The designed furniture wall functionally accommodates all living necessities and extends to all other floors. Each area is defined by the use of subtle cove lighting and recesses in the walls that suit multiple atmospheres.

An elegant solution

The folded steel-sheet staircase hangs elegantly from a suspended I beam at the top of the house. This sculptural circulation space services the main part of the house. Inspiration is drawn from the bamboo theme creating a key architectural feature in the house. The staircase is a playful addition to the house.

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Continuity of space

Each bedroom benefits from an uncluttered en-suite bathroom, that employs sliding doors that tuck away into the walls. This strengthens the continuity of space throughout the house.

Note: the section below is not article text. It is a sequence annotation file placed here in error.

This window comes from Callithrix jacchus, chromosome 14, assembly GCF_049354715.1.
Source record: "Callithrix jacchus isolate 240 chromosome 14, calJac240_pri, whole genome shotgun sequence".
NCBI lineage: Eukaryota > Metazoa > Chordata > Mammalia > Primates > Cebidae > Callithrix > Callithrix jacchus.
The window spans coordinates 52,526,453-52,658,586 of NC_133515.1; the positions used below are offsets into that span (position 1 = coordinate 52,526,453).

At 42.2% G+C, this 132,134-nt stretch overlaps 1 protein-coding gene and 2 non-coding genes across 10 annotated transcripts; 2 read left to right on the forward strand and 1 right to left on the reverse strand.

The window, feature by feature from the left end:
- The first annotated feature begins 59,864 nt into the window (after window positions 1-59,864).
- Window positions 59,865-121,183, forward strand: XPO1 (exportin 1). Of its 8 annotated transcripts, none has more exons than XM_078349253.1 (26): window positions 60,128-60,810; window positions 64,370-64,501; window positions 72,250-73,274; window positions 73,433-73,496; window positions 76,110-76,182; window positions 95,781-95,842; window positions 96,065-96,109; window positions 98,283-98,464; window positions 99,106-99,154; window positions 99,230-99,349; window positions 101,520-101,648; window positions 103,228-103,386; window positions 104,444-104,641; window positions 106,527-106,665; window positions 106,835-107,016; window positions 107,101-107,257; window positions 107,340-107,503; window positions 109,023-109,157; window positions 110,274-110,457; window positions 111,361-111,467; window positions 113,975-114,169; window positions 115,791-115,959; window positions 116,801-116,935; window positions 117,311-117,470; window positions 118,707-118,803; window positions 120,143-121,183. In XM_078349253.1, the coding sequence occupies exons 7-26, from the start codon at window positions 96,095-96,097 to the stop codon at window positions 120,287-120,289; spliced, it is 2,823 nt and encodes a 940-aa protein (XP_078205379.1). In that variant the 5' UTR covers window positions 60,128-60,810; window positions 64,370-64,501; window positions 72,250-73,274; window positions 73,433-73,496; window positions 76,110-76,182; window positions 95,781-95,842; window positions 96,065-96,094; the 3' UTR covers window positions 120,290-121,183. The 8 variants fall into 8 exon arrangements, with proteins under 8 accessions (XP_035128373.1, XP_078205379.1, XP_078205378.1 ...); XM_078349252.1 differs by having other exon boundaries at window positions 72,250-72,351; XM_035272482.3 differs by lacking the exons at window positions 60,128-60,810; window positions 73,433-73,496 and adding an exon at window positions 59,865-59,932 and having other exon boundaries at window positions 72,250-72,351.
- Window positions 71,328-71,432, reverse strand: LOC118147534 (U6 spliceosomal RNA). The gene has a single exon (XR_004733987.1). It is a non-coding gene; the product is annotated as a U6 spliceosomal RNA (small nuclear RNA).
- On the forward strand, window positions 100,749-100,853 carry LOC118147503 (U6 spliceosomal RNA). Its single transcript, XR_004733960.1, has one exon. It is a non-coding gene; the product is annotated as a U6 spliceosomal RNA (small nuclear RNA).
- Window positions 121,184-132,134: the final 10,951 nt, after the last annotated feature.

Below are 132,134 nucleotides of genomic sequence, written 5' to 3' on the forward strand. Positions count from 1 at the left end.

Materials used like natural teak run throughout the upper two floors encouraging a warm feeling. White terrazzo flooring gives a spacious ambiance to the ground level and bathroom floors, while white mosaic tiles cover bathroom walls, adding some texture to the spaces.

The altered roof allows light to pour through the attic space and to the mezzanine on the first floor.

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The master bedroom at the top of the house has been designed with a connection with the kids’ room below. This reiterates the concept of continuity between each space, not only horizontally through the house but vertically.

Each bedroom has full height window shutters along one wall that are similar to the traditional exterior shutters, this creates a unity in the project and accentuates the concept of continuity and austerity.

A pleasant addition